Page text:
Initially, war films primarily existed as propagandist newsreels or reconstructed documentaries. However, with the groundbreaking release of Birth of a Nation (Griffith, 1915), not only did the war film genre establish many conventions, but Hollywood producers also began to recognize the box-office potential of propagandist war and anti-war films (Dirks). This realization became particularly apparent in the immediate years following America’s entry into World War I. For America, the war film genre became a medium for recruitment and emotional tirades against the enemy (a tendency that was also notably utilized by Nazi Germany in the years preceding World War II). But in the years following World War I, after more fully realizing the devastating impact that the war had, a large number of war films preaching pacifist messages on the futility of war were released, such as The Big Parade (Vidor, 1925), Wings (Wellman, 1927), and the stirring, landmark film, All Quiet on the Western Front (Milestone, 1930), which is commonly regarded as one of the greatest anti-war films ever made.
As concerns regarding World War I gradually faded away and America became an increasingly more isolationist nation, Hollywood’s number of war films declined substantially. But with the dawn of World War II, the number of war films once again escalated, with many promoting heroic American patriotism like Sergeant York (Hawks, 1941) and The Fighting 69th (Keighley, 1940). At the same time, many war-themed movies depicting America’s entry into the war as a noble cause were released, such as the film classic, Casablanca (Curtiz, 1942). Interestingly, dissimilar to the film industry in the aftermath of World War I, in the years following World War II, war films remained largely patriotic instead of strictly anti-war. Towards the end of the 1950s, the war film genre really demonstrated its potential to offer impressive production pieces with the release of Bridge on the River Kwai (Lean, 1957) and Lawrence of Arabia (Lean, 1962).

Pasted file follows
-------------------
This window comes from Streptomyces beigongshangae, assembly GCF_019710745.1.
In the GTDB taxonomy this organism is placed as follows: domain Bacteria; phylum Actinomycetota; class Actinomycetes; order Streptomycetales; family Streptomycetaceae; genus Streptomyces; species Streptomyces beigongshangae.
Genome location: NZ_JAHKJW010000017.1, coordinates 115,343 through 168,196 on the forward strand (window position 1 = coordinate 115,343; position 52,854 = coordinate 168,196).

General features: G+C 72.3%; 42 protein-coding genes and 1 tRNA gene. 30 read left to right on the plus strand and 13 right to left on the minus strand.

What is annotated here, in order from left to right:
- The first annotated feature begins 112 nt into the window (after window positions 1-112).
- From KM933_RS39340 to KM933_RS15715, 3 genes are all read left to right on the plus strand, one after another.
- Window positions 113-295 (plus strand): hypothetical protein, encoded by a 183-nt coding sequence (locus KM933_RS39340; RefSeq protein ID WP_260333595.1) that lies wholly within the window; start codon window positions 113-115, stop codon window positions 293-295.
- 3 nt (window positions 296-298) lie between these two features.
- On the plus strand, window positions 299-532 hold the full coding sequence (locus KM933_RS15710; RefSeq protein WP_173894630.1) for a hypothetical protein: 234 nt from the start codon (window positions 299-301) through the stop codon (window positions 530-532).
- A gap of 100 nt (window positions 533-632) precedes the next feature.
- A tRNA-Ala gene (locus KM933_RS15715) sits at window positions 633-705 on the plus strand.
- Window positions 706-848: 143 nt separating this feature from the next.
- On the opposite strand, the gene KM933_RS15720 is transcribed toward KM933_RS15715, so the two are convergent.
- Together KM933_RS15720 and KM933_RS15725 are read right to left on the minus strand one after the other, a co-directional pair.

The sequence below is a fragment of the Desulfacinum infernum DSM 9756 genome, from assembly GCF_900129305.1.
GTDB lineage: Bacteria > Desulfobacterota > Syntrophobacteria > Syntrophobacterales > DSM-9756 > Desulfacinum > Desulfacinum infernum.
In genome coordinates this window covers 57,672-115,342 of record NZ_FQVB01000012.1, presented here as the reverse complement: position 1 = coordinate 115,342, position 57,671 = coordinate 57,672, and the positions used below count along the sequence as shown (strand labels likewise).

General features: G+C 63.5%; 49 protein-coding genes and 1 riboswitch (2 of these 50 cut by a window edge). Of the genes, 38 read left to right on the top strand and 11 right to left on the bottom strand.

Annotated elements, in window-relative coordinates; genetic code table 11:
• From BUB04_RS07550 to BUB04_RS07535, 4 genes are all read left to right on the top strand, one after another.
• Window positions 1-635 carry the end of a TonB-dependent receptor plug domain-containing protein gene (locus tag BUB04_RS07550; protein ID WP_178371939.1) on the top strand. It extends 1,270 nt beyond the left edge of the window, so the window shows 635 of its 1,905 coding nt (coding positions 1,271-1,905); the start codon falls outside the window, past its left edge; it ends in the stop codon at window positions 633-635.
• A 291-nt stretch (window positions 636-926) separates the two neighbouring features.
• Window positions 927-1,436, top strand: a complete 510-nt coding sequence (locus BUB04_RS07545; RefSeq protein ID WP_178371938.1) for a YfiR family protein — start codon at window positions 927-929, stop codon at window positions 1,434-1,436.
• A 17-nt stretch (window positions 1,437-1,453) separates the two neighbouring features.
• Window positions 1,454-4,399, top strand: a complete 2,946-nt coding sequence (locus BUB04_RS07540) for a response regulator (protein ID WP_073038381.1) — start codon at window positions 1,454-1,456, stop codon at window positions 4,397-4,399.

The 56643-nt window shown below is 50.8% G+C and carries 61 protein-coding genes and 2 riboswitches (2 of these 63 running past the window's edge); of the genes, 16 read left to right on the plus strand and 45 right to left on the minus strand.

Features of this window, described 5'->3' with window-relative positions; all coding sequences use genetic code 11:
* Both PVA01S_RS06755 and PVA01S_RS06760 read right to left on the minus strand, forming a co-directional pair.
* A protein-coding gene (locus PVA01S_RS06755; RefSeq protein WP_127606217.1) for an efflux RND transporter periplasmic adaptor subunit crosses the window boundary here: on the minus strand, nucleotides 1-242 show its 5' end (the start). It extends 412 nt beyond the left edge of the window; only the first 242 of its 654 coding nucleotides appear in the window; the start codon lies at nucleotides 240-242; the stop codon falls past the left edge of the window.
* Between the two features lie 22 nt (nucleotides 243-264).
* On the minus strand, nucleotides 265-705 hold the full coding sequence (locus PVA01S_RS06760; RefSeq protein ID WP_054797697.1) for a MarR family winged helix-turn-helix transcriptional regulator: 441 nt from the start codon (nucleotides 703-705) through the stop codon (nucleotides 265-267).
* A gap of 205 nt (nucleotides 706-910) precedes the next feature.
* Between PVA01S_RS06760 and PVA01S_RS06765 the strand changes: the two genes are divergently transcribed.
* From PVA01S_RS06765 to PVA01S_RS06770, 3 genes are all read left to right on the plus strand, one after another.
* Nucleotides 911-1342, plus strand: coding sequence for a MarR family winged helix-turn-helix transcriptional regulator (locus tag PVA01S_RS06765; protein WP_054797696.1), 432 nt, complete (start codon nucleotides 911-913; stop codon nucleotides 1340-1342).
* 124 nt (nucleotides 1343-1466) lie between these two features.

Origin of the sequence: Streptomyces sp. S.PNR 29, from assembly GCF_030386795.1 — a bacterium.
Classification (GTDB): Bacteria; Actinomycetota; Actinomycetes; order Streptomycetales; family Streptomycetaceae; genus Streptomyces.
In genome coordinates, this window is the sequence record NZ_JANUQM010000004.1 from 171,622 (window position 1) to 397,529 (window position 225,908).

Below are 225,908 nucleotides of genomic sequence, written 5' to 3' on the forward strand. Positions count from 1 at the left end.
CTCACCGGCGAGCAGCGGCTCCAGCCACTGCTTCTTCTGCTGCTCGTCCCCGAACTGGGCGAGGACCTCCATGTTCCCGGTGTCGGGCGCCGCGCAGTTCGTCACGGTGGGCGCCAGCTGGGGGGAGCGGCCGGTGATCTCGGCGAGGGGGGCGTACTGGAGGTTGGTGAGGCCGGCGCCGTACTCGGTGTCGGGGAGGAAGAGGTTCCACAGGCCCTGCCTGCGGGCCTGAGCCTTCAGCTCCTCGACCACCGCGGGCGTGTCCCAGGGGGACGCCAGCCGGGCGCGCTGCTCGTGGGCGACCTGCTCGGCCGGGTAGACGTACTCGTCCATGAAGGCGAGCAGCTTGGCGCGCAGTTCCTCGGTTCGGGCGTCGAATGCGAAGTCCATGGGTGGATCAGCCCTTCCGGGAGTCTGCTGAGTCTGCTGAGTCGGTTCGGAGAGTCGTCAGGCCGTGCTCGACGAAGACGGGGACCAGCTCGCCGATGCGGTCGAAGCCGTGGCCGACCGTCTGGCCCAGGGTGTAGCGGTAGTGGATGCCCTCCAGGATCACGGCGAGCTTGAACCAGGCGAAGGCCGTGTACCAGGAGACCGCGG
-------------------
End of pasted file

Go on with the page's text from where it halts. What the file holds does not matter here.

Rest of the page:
Despite this rather lengthy period of mostly patriotic war films, the aftermath of the very unpopular Vietnam War radically changed the war film genre in American cinema. Many films around that time communicated the American public’s disillusionment towards the war, which is a trend that has largely carried on into today, as the vast majority of war films since the Vietnam War have made it a point to more deeply address the horrors of war. Films such as The Deer Hunter (Cimino, 1978), Apocalypse Now (Coppola, 1979), Platoon (Stone, 1986), and Full Metal Jacket (Kubrick, 1987) all provide excellent examples of this changing mentality.
To this day, the war film genre continues to demonstrate its value to the world of cinema, and as more recent films such as the Best Picture-winning movie The Hurt Locker (Bigelow, 2009) demonstrate, the genre is still quite capable of achieving critical acclamation. However, as noted in this post’s brief synopsis of the genre’s history, the contemporary war film has largely shifted away from its heavily patriotic style to embrace a more anti-war approach that really questions the way people see war, as well as what war reveals about human nature. More often than not, this analysis on human nature reveals that we are complex creatures, equally capable of unspeakable savagery and profound tenderness. Considering the public’s continued disillusionment with war, as well as war’s significant ties to sociopolitical issues, this trend in the war film genre will likely persist indefinitely.
Dirks, Tim, ed. "War Films." Filmsite. <http://www.filmsite.org/warfilms.html>.